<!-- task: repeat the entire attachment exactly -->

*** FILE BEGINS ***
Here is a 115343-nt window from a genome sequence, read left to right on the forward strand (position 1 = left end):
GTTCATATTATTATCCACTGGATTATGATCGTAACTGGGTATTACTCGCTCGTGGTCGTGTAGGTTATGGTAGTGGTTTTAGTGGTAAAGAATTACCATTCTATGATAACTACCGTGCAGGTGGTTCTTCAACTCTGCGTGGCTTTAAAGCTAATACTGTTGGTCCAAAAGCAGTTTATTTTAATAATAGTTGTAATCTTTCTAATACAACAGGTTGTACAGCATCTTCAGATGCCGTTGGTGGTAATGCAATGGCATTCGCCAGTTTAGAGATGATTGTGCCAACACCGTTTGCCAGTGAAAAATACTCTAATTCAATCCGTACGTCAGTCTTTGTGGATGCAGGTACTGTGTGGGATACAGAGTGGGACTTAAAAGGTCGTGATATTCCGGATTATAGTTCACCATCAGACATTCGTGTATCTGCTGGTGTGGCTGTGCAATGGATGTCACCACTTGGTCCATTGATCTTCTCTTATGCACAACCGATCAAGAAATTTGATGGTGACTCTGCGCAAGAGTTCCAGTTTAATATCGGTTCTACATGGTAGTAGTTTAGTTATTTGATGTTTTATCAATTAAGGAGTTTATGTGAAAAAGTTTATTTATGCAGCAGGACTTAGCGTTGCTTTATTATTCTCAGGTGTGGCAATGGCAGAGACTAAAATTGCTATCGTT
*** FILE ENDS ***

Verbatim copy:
Here is a 115343-nt window from a genome sequence, read left to right on the forward strand (position 1 = left end):
GTTCATATTATTATCCACTGGATTATGATCGTAACTGGGTATTACTCGCTCGTGGTCGTGTAGGTTATGGTAGTGGTTTTAGTGGTAAAGAATTACCATTCTATGATAACTACCGTGCAGGTGGTTCTTCAACTCTGCGTGGCTTTAAAGCTAATACTGTTGGTCCAAAAGCAGTTTATTTTAATAATAGTTGTAATCTTTCTAATACAACAGGTTGTACAGCATCTTCAGATGCCGTTGGTGGTAATGCAATGGCATTCGCCAGTTTAGAGATGATTGTGCCAACACCGTTTGCCAGTGAAAAATACTCTAATTCAATCCGTACGTCAGTCTTTGTGGATGCAGGTACTGTGTGGGATACAGAGTGGGACTTAAAAGGTCGTGATATTCCGGATTATAGTTCACCATCAGACATTCGTGTATCTGCTGGTGTGGCTGTGCAATGGATGTCACCACTTGGTCCATTGATCTTCTCTTATGCACAACCGATCAAGAAATTTGATGGTGACTCTGCGCAAGAGTTCCAGTTTAATATCGGTTCTACATGGTAGTAGTTTAGTTATTTGATGTTTTATCAATTAAGGAGTTTATGTGAAAAAGTTTATTTATGCAGCAGGACTTAGCGTTGCTTTATTATTCTCAGGTGTGGCAATGGCAGAGACTAAAATTGCTATCGTT